I’m a little ashamed to admit that last week was my very first trip to the Grand Canyon. There’s no good excuse for missing out on such an astonishing place until now. But regardless of how long it took for me to get there, at least when I finally saw the Grand Canyon, I did it the right way—on a hike from the south rim to the bottom of the canyon and back out.
I went along on an REI Adventures South Rim Loop trip with six other people in my group, plus a guide. We started out in Phoenix, drove to the south rim, and stayed the night in the El Tovar Hotel. The next morning, after a very early breakfast (and a too-close walk past a gigantic bull elk), we shouldered our daypacks and headed into the canyon.
Just looking at the Grand Canyon from above is an amazing experience in itself—even if you’re surrounded by crowds of people in the Grand Canyon Village on the south rim. But less than 1 percent of the 5 million visitors per year dip below the canyon rim to see what lies beyond. After doing it myself, I wouldn’t have it any other way.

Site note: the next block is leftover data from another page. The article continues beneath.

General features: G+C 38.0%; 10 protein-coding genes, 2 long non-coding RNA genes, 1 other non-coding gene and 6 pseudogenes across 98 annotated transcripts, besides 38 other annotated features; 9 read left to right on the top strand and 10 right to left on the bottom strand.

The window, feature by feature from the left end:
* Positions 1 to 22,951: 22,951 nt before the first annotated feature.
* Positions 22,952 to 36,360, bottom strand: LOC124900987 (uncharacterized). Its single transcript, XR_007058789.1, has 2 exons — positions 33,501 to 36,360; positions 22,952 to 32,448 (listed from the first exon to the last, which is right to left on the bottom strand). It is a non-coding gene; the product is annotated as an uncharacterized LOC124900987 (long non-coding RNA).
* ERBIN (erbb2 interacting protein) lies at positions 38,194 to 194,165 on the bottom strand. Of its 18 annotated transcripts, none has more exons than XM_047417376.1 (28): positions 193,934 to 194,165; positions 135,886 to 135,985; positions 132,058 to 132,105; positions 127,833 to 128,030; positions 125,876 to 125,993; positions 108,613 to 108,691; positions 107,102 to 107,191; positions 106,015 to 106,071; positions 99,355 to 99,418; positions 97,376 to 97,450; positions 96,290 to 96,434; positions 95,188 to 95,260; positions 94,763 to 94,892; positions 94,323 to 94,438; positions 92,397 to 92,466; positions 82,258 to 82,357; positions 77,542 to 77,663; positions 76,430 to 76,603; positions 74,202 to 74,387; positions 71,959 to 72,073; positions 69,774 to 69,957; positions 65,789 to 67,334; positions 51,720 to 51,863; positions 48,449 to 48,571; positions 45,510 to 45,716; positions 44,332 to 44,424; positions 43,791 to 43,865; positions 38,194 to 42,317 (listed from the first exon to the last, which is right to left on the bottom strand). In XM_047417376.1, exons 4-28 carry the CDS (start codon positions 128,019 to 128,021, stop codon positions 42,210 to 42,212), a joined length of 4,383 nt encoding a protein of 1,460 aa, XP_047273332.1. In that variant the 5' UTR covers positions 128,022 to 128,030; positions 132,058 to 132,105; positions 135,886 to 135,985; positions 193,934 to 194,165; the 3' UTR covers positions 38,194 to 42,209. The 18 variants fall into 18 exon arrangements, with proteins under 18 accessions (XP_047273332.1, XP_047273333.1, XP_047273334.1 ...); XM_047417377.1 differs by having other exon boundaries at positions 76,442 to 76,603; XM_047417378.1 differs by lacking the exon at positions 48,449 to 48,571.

We descended 4,740 vertical feet on the South Kaibab Trail, the shortest route from the south rim to the Colorado River (6.4 miles). For much of the way, the trail keeps to ridge tops, and it’s hard to keep your eyes off the expansive views of the canyon. The dusty trail can be steep and uneven, and the biggest lesson I learned (a little too late) was to stop before I took my eyes off the trail and looked around. Not quite halfway down into the canyon, I twisted my ankle and fell. The rest of the way to Phantom Ranch as well as the entire return trip to the south rim via the Bright Angel Trail, I limped along on my swollen and bruised sprained ankle.
It’s the first time I’ve been injured on a trip, and aside from the little bit of pain and inconvenience, it didn’t detract from my time in the canyon one bit. In fact, maybe next time I’ll hike from the north to the south rim (the R2R route). But if I do, I’ll be a little more careful about watching where I walk.